For “democracy” is nothing but the proclaiming and exercising of “rights” that are very little and very conventionally exercised under the present order.  But unless these rights are proclaimed and a struggle for their immediate realization waged — and unless the masses are educated in the spirit of such a struggle — emancipation is impossible.  This brings into sharpest possible relief the relationship between reform and revolution.

Every freshly drafted legal constitution is but the product of a revolution.  Throughout history, revolution has been the act of political creation, while legislation is the political expression of the life of a society that has already been established.  In other words, the work of reform does not contain its own force independent from revolution.  During each historic period, work for reforms is carried on only by the impetus of the last revolution.  Or, to put it more concretely, reforms can only come by way of the institutional scaffolding and state apparatus set in place by the last revolutionary struggle.

These, in turn, invariably reflect the underlying structure of society that sparked this struggle in the first place.  From this real basis there arises a legal and political superstructure, along with definite corresponding forms of social consciousness.  After reaching a certain level of development, the material productive forces of society come into contradiction with the already existing relations of production.  An epoch of social revolution commences.

Only after this has taken place can reforms become both lasting and meaningful.  Democracy cannot be achieved through cosmetic, incremental alterations to the existing state.  Real reform thus presupposes that the basis of society has already been radically transformed.  Along with it, this would require a simultaneous reconfiguration of the state.

But all this begs the question: Can a state ever exist without state repression? Or is the state inconceivable apart from servitude and subjection?

History teaches us that the state has always served as an instrument of the domination of the ruling class over the rest of society.  It would be folly to think it could act otherwise.  So long as the state exists there will be violence.  Indeed, it even lays claim to a monopoly on violence (or the use of “legitimate” force).  A transitional state may be necessary until society learns to freely govern itself, without recourse to some external body.  But the aim of such a state would be its own self-abolition, as its functions become increasingly redundant.  After a certain point, this state would simply “wither away” of its own accord — leaving society to democratically pursue its own ends.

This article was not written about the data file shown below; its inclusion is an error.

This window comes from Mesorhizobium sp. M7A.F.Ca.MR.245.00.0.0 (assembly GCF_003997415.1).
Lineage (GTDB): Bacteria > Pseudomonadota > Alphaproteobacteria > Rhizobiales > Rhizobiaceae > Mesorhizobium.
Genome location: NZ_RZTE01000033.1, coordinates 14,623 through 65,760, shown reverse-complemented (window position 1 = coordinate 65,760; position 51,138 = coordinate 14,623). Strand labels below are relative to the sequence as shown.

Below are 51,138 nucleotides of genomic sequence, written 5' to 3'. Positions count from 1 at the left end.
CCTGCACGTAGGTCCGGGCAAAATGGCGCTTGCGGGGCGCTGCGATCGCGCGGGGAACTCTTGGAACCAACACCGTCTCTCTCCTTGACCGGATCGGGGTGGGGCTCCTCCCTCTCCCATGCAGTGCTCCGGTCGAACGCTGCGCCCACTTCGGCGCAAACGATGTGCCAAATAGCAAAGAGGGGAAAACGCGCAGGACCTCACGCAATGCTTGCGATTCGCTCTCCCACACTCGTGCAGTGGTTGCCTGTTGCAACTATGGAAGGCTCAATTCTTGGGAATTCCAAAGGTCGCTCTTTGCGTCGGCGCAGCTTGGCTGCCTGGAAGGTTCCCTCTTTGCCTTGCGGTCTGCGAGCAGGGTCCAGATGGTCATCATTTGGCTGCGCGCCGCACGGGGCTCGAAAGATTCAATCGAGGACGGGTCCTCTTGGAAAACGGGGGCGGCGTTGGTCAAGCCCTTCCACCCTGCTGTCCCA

The chief object of politics must therefore ultimately be freedom from the necessity of politics; this alone is what makes politics so indispensable today.

Dies Iræ

Let it be remembered, however, that this journey through history has hardly been a one-way street.  The triumph of the human spirit and democracy is by no means guaranteed.  For humanity has not just blithely wandered on from victory to victory, along a linear path toward progress.  Condorcet wrote his Future Progress of the Human Mind while awaiting the guillotine.  History has been made subject to any number of regressions and cycles of recurrence.  At best, history can be said to proceed in a cyclolinear fashion, charting a spiral course across the annals of time.

This should serve as both an admonition and a call to arms.  For until humanity chooses to transcend the tyranny of the present, unless it seizes the destiny that history has afforded it — we will be doomed to relive all the injustices of the past.  If humanity fails to take advantage of the opportunity that lies before it, the same relations of inequality and unfreedom will be reproduced yet again.  It will be just as Zarathustra warned:

[We] will return, with this sun, with this earth, with this eagle, with this snake — not to a new life or a better life or a similar life, but to this same and selfsame life…to once again teach the eternal recurrence of all things — to once again speak the word about the great earth of noon and human beings.

Mais tout cela sera balayé [But all this will be swept away],” André Gide once remarked, unless the cyclical return of the wrong triumphs after all.  Humanity’s survival is presently threatened by the very forms of its social constitution, unless humanity’s own global subject becomes sufficiently self-aware to save itself from catastrophe.  The possibility of progress, of averting the most extreme calamity, has migrated to this global subject alone.

This idea of historical progress must not, however, be conceived as a movement through homogeneous, empty time, but as a revolutionary chance to fight for the oppressed past — to blast open the continuum of history.  For our image of happiness is indissolubly bound up with the image of redemption.  Not only for the sake of our liberated grandchildren, but for the sake of our enslaved ancestors as well, must we carry out this mission.  The dead task us.  Those yet unborn beseech us.  And this is to say nothing of the many who to this day continue to suffer in squalor and destitution.  All humanity yearns to be lifted out from under the yoke of oppression.

The fate of the entire world thus hinges upon humanity’s decision.  The tired, the hungry, and the impoverished all await the final outcome of our deliberation with bated breath.  What will our decision be?